Walter Molano | The changing tide of emerging market financing
The emerging markets landscape has changed dramatically over the course of the past decade. Booming commodity prices filled government coffers and reduced their need for external resources.
In 1998, Latin America's external debt-to-GDP ratio was 40 per cent. Today, it is 26 per cent of GDP. That's not to say that governments became completely self-sufficient. Instead of relying on external savings, they turned to their domestic markets.
Since 2000, emerging market local currency debt exploded more than fivefold, jumping to US$5 trillion, from under US$700 billion. The three biggest issuers were China, Brazil and Mexico. They comprise more than half of the outstanding local currency obligations. Much of it is owned abroad. In the case of Mexico and Brazil, more than a third is held by foreigners. In China, it's about an eighth.
A reduction in the appetite for emerging market local currency instruments could lead to a decline in international reserves, the devaluation of the currency and an increase in local inflation rates. Such a scenario could be socially and politically destabilising. Therefore, it is important to keep an eye on them.
Another important financing risk is the rapid growth of emerging markets domestic credit. During the past five years, all of the large Latin American countries, except for one, witnessed a significant increase in credit to the private sector, which includes corporate and consumer debt.
Chilean domestic credit, for example, rose from 68 per cent of GDP to 80 per cent between 2010 and 2015. Brazil increased from 46 per cent of GDP to 60.5 per cent of GDP. Colombia went from 33 per cent of GDP to 48 per cent of GDP. Argentina was the sole exception. It remained flat.
The biggest increases were in consumer debt, which accounted for most of the expansion across the regional spectrum. Most countries, except for Argentina, posted 25 per cent-plus increases in consumer debt as a percentage of GDP over the past five years. Chile was the country with the highest level of consumer debt at 35 per cent of GDP. Brazil was next with 26 per cent, followed by Colombia with 20 per cent, and Argentina last, with six per cent of GDP.
Interestingly, there was not much change at the corporate level. It was pretty steady, in the 20 per cent to 30 per cent range. The sole exception was Chile, where corporate debt jumped to 115 per cent of GDP. The reason for this anomaly was probably the cost of funding. Chilean firms find it much cheaper to go to the international capital markets rather than to the domestic banks, thus forcing the local financial institutions to push more credit products on to the consumer market.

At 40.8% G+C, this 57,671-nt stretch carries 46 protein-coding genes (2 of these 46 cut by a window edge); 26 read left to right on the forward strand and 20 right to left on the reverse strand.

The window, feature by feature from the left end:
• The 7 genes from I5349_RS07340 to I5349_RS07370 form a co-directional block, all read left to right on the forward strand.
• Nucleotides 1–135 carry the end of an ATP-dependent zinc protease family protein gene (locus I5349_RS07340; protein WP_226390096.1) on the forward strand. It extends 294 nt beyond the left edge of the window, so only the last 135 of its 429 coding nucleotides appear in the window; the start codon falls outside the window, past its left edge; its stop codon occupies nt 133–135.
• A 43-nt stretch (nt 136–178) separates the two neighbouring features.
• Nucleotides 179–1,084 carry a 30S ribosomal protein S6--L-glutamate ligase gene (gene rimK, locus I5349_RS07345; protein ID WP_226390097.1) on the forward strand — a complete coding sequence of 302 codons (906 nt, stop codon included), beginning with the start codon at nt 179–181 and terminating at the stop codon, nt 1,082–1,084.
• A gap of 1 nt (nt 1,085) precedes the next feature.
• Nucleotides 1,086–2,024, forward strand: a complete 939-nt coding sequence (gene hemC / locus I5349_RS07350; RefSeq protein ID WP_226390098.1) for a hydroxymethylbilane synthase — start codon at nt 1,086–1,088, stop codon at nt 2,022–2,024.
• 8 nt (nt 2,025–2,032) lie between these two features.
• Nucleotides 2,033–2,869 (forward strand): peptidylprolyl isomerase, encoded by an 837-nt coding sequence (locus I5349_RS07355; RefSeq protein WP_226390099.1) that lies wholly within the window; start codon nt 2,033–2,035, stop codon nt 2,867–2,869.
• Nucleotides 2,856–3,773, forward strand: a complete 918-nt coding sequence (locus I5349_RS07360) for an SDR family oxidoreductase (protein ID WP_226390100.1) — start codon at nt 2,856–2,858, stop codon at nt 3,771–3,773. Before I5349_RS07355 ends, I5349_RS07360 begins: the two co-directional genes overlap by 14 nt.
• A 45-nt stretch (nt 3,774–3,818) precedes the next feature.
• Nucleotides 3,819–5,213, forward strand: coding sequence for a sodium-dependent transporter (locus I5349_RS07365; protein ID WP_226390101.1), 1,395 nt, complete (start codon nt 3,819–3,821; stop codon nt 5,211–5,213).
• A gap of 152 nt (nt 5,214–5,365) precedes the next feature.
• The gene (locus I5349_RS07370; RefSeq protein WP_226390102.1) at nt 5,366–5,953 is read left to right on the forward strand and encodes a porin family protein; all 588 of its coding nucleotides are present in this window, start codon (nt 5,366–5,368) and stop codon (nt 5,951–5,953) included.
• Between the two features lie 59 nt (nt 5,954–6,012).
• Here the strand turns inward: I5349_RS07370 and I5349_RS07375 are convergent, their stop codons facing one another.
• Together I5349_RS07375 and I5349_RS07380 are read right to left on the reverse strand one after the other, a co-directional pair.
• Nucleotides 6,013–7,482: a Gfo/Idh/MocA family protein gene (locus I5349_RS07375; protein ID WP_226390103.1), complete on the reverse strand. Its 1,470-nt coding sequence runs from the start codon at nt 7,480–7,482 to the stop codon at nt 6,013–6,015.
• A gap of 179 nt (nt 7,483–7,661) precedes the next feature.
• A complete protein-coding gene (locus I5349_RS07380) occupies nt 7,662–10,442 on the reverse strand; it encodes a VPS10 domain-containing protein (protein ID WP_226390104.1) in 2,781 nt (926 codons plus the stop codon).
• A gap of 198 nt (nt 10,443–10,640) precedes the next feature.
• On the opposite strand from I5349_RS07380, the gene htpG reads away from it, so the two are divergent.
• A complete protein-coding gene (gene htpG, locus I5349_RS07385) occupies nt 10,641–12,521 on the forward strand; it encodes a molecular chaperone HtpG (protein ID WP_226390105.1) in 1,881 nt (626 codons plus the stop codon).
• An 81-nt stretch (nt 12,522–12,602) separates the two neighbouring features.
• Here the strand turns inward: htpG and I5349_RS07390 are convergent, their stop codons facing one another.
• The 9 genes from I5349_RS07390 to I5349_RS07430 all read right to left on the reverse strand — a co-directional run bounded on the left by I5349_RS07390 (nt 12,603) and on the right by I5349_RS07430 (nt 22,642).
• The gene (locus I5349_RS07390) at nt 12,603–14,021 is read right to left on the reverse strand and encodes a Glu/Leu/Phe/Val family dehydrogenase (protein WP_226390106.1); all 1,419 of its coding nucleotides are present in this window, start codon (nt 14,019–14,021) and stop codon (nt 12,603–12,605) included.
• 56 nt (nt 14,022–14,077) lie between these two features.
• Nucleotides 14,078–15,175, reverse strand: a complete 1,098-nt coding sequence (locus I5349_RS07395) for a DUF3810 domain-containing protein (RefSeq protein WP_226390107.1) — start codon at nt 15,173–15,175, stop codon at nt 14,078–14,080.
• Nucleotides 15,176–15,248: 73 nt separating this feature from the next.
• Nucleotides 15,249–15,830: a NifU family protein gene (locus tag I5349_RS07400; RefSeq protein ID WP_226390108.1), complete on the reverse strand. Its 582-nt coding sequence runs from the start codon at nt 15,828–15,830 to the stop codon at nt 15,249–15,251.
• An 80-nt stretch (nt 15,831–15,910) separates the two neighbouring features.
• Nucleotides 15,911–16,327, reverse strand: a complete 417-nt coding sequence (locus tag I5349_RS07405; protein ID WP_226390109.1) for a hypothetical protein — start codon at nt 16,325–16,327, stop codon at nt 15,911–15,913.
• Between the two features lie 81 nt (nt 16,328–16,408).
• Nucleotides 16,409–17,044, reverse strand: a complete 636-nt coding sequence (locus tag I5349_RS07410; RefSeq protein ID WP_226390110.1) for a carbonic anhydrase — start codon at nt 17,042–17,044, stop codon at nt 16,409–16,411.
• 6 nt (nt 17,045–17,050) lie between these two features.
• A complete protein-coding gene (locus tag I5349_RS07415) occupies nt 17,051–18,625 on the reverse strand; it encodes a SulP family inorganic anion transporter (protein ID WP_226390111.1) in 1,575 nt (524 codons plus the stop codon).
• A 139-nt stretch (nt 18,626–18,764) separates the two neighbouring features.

It is interesting to see how all of this credit expansion was funded. In the cases of Peru, Brazil and Colombia, it was sourced domestically. This makes these three countries less vulnerable to violent swings in external capital flows. The problems are in Argentina, Mexico and Chile. While Argentine banks cover all of the consumer credit and some of the corporate credit needs, many companies prefer to go abroad for their funding. They probably do this to secure better terms.
The amazing thing is that Chilean banks cover only half of the country's credit needs. This could put many Chilean companies at risk, especially if external liquidity dries up.
The third major change in the emerging market landscape is the new reporting trends by international banks. An estimated US$21 trillion sits in offshore accounts. A good chunk of this money will soon come to light, as banks are forced to report their holdings.
This has important implications for most of the emerging world. Chinese nationals hold approximately US$1.3 trillion abroad. Russian external holdings are estimated at US$800 billion. The three largest offshore holdings in Latin America are Brazilian (US$520 billion), Venezuelan (US$406 billion) and Argentine (US$400 billion). Many governments see this as a potential form of external funding.
The next Argentine administration is expected to announce a tax amnesty plan that could result in more than US$20 billion of repatriated funds. Faced with possible jail sentences, many individuals are warming up to the idea. These funds could result in a massive inflow of capital at the very moment when international investors are heading out the door.
The sea change in the emerging markets financing environment is dynamic. There are forces that highlight possible vulnerabilities, but they could be countered by variables that could result in unexpected inflows.
Dr Walter T. Molano is a managing partner and the head of research at BCP Securities LLC.